According to an FAO document on groundnut post-harvest operations, ghani mills are indigenous oil crushing equipment which originated from India. In their original form, they comprise just a simple wooden mortar and pestle but have seen rapid improvements in their design, scale and functionality over time.

Initially, the mortar – fixed to the ground – was accompanied by a pestle attached to a single or pair of animals; this simple groundnut oil extraction machine crushed kernels due to friction and pressure, collecting the oil through a hole at the base of the mortar, whereas the remaining cake could be taken out. Animal-powered ghanis were capable of processing 5 to 15 kilograms of kernels at a time. Improvements to this design included the Wardha ghani which could process 100 kg a day.

Eventually, cast iron engine-powered ghanis did away with the need for bullocks for groundnut oil production in India. These power ghanis generally operated in pairs, gaining a crushing capacity of anywhere between 500 to 600 kilograms of kernels per unit per day. These advances were enormous leaps for groundnut oil production in India; they offered the benefits of not just minimising hard human labour, but they also resulted in a higher oil extraction rate per unit of raw materials i.e. groundnut kernels – all while taking up less space and time than bullock-powered machines in use prior to that.

From traditional hand crushing to steel roller mills, the technology underlying a groundnut oil extraction plant has undergone many transformations before it has reached the stage at which it is today. While earlier, freshly pressed oil was valued highly, today, considering the environmental and economic sustainability of groundnut oil production, the industry prefers modern oil expeller machines which give a high oil yield and allow the remaining cake to be made suitable for further solvent extraction and for eventual use in other industries like biofuel or animal feed. Nonetheless, even with state-of-the-art expeller presses for mechanical extraction and efficient machines for solvent extraction, power ghanis may serve as a convenient alternative in rural areas, especially in India and other Asian countries where such machines are indigenous.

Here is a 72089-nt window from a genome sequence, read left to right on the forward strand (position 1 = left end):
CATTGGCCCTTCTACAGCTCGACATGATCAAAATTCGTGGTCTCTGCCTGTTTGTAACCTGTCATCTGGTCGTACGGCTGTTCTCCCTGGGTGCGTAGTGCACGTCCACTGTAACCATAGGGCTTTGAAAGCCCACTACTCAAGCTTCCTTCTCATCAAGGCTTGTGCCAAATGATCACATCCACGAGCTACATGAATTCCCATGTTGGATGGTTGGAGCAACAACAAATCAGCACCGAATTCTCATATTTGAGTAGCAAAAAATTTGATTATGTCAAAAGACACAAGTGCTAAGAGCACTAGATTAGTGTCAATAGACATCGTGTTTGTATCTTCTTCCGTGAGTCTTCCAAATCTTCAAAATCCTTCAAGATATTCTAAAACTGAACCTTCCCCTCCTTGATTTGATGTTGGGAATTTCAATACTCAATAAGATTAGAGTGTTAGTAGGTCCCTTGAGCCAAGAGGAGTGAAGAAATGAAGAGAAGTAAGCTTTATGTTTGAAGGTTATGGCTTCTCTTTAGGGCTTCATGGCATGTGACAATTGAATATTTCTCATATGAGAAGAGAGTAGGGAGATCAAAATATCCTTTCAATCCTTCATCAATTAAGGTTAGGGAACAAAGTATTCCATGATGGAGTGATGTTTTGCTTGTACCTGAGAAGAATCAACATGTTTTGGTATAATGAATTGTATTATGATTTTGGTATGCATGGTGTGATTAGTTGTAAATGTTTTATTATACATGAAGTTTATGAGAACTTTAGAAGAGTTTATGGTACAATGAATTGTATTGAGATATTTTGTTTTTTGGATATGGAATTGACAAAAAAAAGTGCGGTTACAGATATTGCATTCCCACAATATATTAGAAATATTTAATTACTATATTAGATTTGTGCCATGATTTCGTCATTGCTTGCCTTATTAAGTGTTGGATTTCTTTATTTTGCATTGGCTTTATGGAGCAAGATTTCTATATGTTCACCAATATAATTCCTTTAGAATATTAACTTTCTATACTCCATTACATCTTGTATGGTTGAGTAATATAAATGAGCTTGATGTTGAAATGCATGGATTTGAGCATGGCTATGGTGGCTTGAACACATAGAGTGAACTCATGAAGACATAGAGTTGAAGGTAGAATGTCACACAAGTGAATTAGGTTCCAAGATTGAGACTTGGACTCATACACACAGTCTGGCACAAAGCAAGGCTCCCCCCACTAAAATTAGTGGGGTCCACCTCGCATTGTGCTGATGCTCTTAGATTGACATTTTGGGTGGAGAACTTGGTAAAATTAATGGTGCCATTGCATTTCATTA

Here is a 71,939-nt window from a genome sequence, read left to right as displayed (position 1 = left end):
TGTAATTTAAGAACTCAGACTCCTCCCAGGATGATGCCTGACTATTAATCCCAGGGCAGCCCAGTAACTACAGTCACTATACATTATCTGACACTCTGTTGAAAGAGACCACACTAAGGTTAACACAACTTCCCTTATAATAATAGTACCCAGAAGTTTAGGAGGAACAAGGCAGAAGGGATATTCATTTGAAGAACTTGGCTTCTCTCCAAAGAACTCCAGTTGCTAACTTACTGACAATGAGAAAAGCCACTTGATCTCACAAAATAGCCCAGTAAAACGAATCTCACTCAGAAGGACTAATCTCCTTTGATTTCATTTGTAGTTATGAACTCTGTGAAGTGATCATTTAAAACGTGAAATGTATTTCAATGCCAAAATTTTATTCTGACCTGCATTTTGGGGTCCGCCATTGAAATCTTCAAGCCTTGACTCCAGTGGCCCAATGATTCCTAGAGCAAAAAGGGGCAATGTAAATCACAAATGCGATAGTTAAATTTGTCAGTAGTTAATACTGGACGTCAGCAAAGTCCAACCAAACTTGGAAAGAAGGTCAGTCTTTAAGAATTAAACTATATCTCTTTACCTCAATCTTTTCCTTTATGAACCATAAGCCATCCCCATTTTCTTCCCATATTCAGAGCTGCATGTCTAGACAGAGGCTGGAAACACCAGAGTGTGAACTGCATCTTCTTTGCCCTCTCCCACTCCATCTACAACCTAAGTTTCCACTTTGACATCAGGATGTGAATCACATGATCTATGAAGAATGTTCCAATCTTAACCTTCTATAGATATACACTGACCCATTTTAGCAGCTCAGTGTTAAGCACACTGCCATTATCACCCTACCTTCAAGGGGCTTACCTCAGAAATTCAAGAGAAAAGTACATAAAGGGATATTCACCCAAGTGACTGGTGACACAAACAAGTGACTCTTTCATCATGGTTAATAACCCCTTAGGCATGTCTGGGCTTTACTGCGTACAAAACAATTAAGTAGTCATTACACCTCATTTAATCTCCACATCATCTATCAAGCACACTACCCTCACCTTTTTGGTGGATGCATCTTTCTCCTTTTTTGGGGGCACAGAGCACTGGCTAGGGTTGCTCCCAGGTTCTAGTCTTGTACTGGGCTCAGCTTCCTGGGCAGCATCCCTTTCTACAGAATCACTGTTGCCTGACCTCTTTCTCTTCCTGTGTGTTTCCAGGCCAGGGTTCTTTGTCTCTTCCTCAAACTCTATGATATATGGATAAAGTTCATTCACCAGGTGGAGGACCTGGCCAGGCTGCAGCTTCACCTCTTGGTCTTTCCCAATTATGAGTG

Harnessing modern machinery: groundnut oil extraction today

Today, groundnut oil is usually extracted using a combination of mechanical extraction and solvent extraction. These processes involve complex machinery, usually fabricated from high grade stainless steel which ensure efficiency, minimum maintenance and long service life. Kumar’s mechanical extraction range, including the X' Press Series Oil Expeller Max 200, New Super Press Series Oil Expeller, and the New Oil-N-Oil Series Oil Expeller are all excellent options for initial prepressing. Additionally, the CFx Extractor and its allied equipment are ideal for solvent extraction.